1/72 Sopwith Type 806 Gunbus

KIT #: 01048
PRICE: 5.00
DECALS: One option
REVIEWER: Stephen Foster
NOTES: Conversion using two kits

This aeroplane, which looked almost like a fossil bird, was a result of the request for a two-seat anti-submarine patrol aircraft from the Greek Admiralty, and was originally to have been a floatplane. It was one of the first of T. Sopwith's aircraft to be designed specifically for military use: an order for three with dual controls was placed by the Greek government in 1913, with a second order for six being placed in February 1914. These were delivered as land planes with a four-wheel undercarriage between July and October 1914, but most were commandeered by the British Admiralty for use by the Royal Navy Air Service (RNAS). These were numbered 801 - 806 and were named the Admiralty Type 806. In fact the British Admiralty had ordered two machines in October 1913 and these were delivered to the Isle of Grain in March 1914.

        The term "gunbus" is frequently associated with the Vickers FB5 and FB9 fighting biplanes, but it was a generic term used at the time to describe any armed scout or reconnaissance aircraft. The pusher design was adopted because there was a lack of a reliable interrupter gear which would stop the pilot from shooting off his own propeller. Instead the observer/gunner had a wide field of fire and in the case of the Sopwith Gunbus a 0.303 inch Lewis machine gun was sometimes mounted on a telescopic pillar.

      In June 1915 another 30 machines were ordered by the British Admiralty from Robey and Co of Lincoln, but these were slightly different from the earlier examples, with a new nacelle, a two-wheel undercarriage with a narrower track, and cut-outs for the boom attachment points on the wing trailing edges. Some of the Robey machines had a transparent hatch beneath the front cockpit and racks for four or 6 x 65lb bombs under the lower wings just outboard of the second pair of interplane struts: it is unlikely that any of them were used as operational bombers. The pilot was moved into the front cockpit in the Robey machines, but only 17 aircraft were delivered complete with the remainder being delivered as spares. These machines were powered by a 150hp Sunbeam Napier 8 cylinder engine - a water cooled V more usually used in airships.

       How many of these machines saw operational service in France is unclear: at least one was used for a short time at Dunkirk by Commander Samson's RNAS squadron where keeping it airworthy seems to have caused considerable headaches. This, combined with a top speed of 80 mph, is probably why the remainder were used for training at Hendon, Detling and Eastchurch until the beginning of 1916, when they had been written off either by accidents or by damage caused by stormy weather.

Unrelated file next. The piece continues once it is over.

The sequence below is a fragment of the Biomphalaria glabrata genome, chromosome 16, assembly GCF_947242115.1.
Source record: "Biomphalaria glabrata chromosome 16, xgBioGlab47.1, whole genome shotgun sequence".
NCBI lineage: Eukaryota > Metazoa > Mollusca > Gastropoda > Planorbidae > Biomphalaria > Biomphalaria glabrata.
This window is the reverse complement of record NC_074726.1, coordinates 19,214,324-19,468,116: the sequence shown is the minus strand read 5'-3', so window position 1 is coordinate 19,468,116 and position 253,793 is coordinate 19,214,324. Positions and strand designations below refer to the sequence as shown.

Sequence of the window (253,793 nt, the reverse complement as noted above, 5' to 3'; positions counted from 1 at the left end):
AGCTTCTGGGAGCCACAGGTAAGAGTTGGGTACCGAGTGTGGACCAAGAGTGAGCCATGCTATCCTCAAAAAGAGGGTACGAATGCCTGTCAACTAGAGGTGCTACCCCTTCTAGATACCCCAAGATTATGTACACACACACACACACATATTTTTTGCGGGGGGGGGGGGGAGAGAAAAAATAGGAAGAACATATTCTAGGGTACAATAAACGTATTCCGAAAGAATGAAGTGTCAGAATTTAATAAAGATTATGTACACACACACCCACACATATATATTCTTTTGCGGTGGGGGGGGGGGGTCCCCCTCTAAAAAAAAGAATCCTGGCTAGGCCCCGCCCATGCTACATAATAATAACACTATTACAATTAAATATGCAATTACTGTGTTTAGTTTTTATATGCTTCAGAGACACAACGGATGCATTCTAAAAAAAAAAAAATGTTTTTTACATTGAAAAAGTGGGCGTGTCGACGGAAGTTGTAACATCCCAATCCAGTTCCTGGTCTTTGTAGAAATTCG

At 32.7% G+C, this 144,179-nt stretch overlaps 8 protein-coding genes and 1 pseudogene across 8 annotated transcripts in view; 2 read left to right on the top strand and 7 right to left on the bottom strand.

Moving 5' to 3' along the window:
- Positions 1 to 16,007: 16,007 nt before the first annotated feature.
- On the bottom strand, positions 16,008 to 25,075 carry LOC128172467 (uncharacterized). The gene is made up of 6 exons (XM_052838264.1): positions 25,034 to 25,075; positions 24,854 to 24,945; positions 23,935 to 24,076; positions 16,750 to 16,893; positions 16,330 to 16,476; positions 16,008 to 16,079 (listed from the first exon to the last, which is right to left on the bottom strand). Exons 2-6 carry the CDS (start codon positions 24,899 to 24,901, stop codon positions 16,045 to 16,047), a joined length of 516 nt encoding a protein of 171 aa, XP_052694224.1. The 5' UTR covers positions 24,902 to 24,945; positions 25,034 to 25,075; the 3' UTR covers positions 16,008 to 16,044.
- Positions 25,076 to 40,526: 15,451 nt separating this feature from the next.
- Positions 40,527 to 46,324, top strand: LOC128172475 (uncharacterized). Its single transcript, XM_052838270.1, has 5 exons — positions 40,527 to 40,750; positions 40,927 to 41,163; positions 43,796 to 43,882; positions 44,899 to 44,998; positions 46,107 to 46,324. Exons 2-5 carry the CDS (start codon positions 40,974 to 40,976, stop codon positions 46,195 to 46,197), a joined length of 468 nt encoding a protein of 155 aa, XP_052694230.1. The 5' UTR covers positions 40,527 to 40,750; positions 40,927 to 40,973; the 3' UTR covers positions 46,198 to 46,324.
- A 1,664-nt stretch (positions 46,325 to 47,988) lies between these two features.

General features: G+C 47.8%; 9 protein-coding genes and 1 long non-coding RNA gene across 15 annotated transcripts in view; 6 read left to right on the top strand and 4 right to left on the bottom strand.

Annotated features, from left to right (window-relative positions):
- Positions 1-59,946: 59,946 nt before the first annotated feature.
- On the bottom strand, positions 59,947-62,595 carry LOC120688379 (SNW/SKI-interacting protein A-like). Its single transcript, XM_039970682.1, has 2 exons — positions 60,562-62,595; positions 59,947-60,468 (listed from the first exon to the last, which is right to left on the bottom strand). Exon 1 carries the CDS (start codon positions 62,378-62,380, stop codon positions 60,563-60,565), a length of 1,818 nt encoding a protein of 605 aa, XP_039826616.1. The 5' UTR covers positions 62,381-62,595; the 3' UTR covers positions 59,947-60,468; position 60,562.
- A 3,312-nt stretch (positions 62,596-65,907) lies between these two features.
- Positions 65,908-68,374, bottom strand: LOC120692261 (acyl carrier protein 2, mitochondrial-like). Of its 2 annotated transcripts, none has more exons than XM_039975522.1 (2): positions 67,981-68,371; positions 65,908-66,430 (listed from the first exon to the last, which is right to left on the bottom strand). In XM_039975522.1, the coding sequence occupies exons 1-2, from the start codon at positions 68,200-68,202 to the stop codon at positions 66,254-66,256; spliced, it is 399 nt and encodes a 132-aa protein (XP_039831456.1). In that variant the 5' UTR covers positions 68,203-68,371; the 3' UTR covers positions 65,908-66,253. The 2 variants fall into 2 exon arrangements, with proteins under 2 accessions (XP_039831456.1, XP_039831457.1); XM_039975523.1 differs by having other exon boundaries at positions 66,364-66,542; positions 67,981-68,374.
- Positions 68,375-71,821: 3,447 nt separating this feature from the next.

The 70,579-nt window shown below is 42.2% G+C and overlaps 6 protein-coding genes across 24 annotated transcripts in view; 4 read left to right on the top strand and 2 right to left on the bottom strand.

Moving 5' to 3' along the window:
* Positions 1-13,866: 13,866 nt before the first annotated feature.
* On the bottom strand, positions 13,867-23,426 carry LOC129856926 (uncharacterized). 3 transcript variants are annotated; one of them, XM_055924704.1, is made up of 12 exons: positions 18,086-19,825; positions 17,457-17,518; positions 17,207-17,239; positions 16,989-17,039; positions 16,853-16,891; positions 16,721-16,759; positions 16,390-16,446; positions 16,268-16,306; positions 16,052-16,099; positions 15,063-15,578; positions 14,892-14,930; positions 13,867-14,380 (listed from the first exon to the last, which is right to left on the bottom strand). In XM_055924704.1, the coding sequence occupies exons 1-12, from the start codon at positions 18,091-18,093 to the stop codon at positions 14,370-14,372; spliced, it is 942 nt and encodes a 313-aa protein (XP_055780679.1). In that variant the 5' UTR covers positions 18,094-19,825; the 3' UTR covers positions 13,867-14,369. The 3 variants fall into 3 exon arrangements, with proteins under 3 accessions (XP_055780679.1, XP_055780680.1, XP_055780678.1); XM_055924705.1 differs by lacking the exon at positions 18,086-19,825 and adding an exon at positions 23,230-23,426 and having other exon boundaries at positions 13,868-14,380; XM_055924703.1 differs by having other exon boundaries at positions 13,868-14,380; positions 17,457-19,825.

CONSTRUCTION

      Like many other little-known early aircraft types there is no model of this aircraft produced in 1/72 scale, although card models in 1/48 and 1/50 scales are available. The only reference to a conversion that I know of was by G. Scarborough published in Airfix Magazine Annual No 5 in 1975 and I used this as the basis for my model. G. Scarborough did not build a full aircraft as his was part of a small diorama with the aeroplane partly dismantled and being towed on a trailer, as illustrated in a series of photographs of Robey built machines being taken from the factory in Lincoln to a nearby testing field. In this diorama the wings and horizontal tail unit were carried in the towing lorry. I have chosen to represent the entire aircraft without any vehicles. There are two (possibly more) kits that could be used as starting points: the Airfix Avro 504 (as in my model), or the Airfix DH 4, both of which could provide wings, wheels, struts, etc, but in either case you will need two kits unless you are prepared to make part of the wings from card. I used G. Scarborough's method of increasing the chord of the Avro 504 wings and kept the fuselages for later use to correct the errors in that kit when I make different variants of that famous type. The engines and propellors also proved useful for the conversions of Vickers Gunbuses from D H 4's: it is surprising how much of a kit can be used in different conversions.

    Start by making the fuselage nacelle. This was built from 20 thou card sides and floor with three bulkheads, one at the point where the top decking starts to curve at the nose end, one between the cockpits and one at the rear. Construct a three sided box with the sides, floor and bulkheads and add any cockpit detail including seats, and a control column, rudder bar, etc in the front cockpit. The top decking was from 20 thou card bent over the curved tops of the bulkheads and glued into place with liquid cement. Cut a slot 20 thou wide in the top decking, 2mm behind the rear cockpit to take the radiator which was made from card 11mm x 12mm with the surfaces scored to represent the radiator grill. The nose of the nacelle was built up with scrap plastic and then covered with filler and sanded to shape. The coamings around the cockpits were made from thin rod or stretched sprue. The engine bearers were 15mm lengths of rod inserted into holes drilled into the rear of the nacelle. The rear support for the engine was cut from 20 thou card and cemented to the rear ends of the engine bearer rods. Thin rod or sprue made the additional arms of the bearers, and card was used for the brackets at the front end. The nacelle and engine bearers were painted before the engine was cemented into place. Drill two holes under the nacelle to take the undercarriage legs.